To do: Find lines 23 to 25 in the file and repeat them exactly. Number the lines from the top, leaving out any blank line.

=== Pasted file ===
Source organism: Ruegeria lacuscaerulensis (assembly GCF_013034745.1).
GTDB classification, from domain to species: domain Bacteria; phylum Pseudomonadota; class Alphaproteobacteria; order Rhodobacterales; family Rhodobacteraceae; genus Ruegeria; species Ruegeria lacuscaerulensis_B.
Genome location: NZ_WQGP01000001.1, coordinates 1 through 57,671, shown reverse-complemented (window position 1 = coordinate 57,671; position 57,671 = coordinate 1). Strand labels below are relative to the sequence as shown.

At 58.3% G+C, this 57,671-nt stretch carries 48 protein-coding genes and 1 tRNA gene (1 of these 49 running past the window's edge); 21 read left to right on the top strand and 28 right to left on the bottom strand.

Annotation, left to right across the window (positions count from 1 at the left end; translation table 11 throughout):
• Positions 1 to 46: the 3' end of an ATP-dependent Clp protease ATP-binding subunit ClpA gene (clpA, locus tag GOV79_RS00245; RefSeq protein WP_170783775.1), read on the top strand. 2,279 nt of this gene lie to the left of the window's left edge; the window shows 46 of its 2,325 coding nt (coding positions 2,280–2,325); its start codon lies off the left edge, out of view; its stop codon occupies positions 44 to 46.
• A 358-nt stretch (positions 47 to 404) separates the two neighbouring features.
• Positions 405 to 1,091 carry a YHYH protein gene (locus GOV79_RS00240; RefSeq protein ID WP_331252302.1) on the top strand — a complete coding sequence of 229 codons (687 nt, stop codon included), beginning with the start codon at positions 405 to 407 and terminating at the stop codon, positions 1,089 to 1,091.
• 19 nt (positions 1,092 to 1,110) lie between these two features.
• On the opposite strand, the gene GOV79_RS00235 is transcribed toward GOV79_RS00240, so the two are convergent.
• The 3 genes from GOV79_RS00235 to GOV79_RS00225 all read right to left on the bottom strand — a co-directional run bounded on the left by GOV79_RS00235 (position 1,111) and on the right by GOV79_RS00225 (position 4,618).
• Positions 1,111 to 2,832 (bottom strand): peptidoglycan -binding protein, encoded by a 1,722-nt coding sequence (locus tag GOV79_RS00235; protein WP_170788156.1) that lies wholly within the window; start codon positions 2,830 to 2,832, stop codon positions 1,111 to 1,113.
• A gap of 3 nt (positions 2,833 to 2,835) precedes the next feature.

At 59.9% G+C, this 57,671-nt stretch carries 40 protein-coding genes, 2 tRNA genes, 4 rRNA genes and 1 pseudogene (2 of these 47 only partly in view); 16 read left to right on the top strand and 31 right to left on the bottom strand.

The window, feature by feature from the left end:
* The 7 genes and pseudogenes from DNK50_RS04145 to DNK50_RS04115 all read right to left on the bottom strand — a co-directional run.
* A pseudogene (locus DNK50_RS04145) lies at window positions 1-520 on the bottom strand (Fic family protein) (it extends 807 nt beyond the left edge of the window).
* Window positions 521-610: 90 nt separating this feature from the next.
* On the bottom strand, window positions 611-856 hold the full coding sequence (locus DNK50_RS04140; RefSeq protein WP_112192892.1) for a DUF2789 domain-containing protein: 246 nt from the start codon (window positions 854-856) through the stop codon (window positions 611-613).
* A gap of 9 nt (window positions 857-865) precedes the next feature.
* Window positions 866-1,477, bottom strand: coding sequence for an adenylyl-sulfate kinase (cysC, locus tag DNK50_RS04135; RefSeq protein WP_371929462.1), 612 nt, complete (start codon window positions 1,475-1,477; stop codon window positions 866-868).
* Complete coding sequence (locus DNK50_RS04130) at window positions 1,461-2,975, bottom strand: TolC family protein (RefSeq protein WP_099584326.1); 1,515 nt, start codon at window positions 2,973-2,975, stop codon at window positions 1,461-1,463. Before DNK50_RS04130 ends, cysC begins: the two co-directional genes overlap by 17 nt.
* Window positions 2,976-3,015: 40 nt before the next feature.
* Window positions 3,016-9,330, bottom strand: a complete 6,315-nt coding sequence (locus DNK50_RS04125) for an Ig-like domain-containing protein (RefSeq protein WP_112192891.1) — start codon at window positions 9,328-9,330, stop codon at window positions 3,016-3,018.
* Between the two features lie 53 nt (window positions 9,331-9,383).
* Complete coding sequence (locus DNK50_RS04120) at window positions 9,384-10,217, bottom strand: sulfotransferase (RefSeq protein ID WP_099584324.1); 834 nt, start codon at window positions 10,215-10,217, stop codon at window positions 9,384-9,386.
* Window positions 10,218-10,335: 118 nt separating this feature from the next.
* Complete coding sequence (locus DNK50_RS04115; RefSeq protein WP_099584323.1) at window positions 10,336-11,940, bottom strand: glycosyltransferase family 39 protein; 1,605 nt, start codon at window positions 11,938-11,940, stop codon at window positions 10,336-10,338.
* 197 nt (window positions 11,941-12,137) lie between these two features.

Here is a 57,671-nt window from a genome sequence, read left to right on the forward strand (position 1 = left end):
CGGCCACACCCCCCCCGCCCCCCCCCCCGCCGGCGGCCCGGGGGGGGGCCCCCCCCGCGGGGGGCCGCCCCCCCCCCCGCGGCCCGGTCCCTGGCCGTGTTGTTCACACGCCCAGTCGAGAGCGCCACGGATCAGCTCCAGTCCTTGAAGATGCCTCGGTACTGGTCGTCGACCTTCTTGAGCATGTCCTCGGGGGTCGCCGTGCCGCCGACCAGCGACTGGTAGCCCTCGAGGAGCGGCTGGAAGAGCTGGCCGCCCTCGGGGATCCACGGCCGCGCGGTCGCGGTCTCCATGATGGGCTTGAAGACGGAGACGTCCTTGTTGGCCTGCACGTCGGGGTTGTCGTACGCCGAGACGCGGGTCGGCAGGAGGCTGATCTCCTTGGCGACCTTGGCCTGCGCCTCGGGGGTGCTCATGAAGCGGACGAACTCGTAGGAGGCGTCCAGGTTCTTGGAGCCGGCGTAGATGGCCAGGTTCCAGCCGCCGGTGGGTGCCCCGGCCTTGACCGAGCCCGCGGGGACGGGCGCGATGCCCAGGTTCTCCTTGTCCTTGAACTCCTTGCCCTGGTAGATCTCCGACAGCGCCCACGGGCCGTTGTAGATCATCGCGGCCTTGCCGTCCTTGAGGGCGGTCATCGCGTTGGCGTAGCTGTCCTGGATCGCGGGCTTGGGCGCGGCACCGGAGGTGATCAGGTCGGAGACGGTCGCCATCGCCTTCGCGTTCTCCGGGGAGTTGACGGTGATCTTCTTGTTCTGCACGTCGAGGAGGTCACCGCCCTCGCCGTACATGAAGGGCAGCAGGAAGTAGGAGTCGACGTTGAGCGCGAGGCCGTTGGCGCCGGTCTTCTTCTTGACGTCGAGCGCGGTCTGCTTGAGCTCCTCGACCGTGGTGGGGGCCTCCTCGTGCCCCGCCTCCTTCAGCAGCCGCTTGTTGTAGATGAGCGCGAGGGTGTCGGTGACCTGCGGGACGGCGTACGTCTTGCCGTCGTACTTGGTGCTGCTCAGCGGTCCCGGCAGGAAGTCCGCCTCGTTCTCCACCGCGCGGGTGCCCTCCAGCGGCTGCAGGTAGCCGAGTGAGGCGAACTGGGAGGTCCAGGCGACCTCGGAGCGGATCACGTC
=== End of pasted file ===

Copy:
* Window positions 2,976-3,015: 40 nt before the next feature.
* Window positions 3,016-9,330, bottom strand: a complete 6,315-nt coding sequence (locus DNK50_RS04125) for an Ig-like domain-containing protein (RefSeq protein WP_112192891.1) — start codon at window positions 9,328-9,330, stop codon at window positions 3,016-3,018.
* Between the two features lie 53 nt (window positions 9,331-9,383).